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Paper: Preventing Pollution Attacks in Multi-Source Network Coding

Authors:
Shweta Agrawal
David Mandell Freeman
Dan Boneh
Xavier Boyen
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URL: http://eprint.iacr.org/2010/183
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Abstract: Network coding is a method for achieving channel capacity in networks. The key idea is to allow network routers to linearly mix packets as they traverse the network so that recipients receive linear combinations of packets. Network coded systems are vulnerable to pollution attacks where a single malicious node floods the network with bad packets and prevents the receiver from decoding correctly. Cryptographic defenses to these problems are based on homomorphic signatures and MACs. These proposals, however, cannot handle mixing of packets from multiple sources, which is needed to achieve the full benefits of network coding. In this paper we address integrity of multi-source mixing. We propose a security model for this setting and provide a generic construction.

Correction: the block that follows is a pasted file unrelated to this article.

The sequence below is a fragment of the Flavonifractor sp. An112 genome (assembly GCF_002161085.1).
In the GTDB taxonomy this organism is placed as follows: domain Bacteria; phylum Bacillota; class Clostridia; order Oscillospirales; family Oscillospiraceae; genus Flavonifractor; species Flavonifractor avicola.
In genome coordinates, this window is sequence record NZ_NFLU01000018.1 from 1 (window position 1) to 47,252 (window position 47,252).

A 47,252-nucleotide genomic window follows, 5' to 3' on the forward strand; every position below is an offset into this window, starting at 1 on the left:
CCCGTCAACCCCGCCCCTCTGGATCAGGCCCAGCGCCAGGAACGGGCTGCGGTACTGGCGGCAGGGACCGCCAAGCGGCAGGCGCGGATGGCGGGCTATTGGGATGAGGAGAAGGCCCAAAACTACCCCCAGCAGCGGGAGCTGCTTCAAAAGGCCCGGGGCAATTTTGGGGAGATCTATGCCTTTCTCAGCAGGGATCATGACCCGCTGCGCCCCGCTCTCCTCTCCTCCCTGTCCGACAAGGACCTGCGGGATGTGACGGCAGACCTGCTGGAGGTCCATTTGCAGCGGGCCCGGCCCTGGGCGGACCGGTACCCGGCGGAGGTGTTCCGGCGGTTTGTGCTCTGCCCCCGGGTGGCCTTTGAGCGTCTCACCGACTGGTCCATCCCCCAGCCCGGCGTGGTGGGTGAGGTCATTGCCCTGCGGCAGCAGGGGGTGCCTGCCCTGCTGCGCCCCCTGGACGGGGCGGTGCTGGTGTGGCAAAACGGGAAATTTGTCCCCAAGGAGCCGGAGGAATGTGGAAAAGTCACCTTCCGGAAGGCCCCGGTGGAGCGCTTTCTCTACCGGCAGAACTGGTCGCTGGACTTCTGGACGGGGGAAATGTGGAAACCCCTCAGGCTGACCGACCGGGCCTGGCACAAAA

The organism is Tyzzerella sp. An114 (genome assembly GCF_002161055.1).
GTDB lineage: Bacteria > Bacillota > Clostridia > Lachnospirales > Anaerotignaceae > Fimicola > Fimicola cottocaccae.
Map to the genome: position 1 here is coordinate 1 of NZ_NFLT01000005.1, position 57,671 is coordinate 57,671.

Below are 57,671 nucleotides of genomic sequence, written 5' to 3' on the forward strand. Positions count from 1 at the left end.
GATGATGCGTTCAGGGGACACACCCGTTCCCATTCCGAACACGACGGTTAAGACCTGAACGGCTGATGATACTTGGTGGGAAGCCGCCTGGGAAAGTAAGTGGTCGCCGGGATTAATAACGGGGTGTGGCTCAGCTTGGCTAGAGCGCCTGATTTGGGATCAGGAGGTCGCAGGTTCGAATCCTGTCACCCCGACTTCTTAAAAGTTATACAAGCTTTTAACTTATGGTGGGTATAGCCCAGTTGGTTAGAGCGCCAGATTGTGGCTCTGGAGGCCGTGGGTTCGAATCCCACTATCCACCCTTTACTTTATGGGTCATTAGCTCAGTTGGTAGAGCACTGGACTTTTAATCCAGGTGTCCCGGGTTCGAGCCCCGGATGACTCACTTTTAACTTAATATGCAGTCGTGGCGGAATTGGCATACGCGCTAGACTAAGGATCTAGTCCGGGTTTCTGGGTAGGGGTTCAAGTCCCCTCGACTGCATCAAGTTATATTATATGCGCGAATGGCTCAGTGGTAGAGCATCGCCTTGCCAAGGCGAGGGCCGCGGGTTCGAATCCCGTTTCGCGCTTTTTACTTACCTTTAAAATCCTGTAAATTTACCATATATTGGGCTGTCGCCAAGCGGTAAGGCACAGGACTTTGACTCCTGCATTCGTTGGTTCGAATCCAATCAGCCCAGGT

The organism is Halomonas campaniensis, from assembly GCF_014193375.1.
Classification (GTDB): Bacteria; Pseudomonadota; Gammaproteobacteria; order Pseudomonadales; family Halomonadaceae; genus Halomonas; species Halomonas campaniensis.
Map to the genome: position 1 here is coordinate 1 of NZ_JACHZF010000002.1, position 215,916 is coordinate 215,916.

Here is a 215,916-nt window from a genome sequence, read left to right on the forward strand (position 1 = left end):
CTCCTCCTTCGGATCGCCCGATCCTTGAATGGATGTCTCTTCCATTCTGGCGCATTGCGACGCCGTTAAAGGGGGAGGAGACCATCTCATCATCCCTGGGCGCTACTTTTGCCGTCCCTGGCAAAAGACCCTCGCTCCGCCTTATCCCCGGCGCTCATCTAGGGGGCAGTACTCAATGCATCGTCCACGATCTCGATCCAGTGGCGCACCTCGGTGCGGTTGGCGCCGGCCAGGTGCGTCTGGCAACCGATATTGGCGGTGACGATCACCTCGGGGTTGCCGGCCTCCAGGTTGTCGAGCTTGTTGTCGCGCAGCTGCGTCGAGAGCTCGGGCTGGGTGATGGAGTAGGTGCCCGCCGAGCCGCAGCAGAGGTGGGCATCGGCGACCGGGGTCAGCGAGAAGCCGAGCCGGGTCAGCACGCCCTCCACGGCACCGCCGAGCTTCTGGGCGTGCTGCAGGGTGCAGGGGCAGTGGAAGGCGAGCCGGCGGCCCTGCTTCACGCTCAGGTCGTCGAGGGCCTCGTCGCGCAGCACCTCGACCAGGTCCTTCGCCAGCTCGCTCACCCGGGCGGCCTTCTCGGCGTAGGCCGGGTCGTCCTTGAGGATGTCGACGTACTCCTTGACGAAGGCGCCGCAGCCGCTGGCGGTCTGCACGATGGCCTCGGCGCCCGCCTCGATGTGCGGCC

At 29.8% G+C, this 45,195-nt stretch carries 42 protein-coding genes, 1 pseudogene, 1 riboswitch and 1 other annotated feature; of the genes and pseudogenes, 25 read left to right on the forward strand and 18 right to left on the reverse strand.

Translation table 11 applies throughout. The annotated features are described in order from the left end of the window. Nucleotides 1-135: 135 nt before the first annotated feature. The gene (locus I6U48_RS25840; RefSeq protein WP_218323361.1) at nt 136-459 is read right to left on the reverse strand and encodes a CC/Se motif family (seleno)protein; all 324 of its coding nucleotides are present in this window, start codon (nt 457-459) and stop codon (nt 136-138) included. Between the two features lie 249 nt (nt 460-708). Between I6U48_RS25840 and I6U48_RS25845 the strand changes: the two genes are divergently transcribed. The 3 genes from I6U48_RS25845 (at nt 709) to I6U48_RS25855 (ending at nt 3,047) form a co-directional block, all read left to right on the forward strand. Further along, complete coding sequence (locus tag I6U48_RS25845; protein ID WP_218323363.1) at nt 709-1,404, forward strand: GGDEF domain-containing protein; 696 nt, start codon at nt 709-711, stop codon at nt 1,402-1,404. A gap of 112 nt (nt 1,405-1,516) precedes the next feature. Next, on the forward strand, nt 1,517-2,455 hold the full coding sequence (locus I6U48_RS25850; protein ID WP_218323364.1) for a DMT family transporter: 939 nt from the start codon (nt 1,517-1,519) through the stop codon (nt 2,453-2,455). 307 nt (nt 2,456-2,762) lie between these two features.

BibTeX
@misc{eprint-2010-23084,
  title={Preventing Pollution Attacks in Multi-Source Network Coding},
  booktitle={IACR Eprint archive},
  keywords={cryptographic protocols / network coding, signatures},
  url={http://eprint.iacr.org/2010/183},
  note={Full version of paper to appear in PKC 2010 dfreeman@cs.stanford.edu 14704 received 5 Apr 2010},
  author={Shweta Agrawal and David Mandell Freeman and Dan Boneh and Xavier Boyen},
  year=2010
}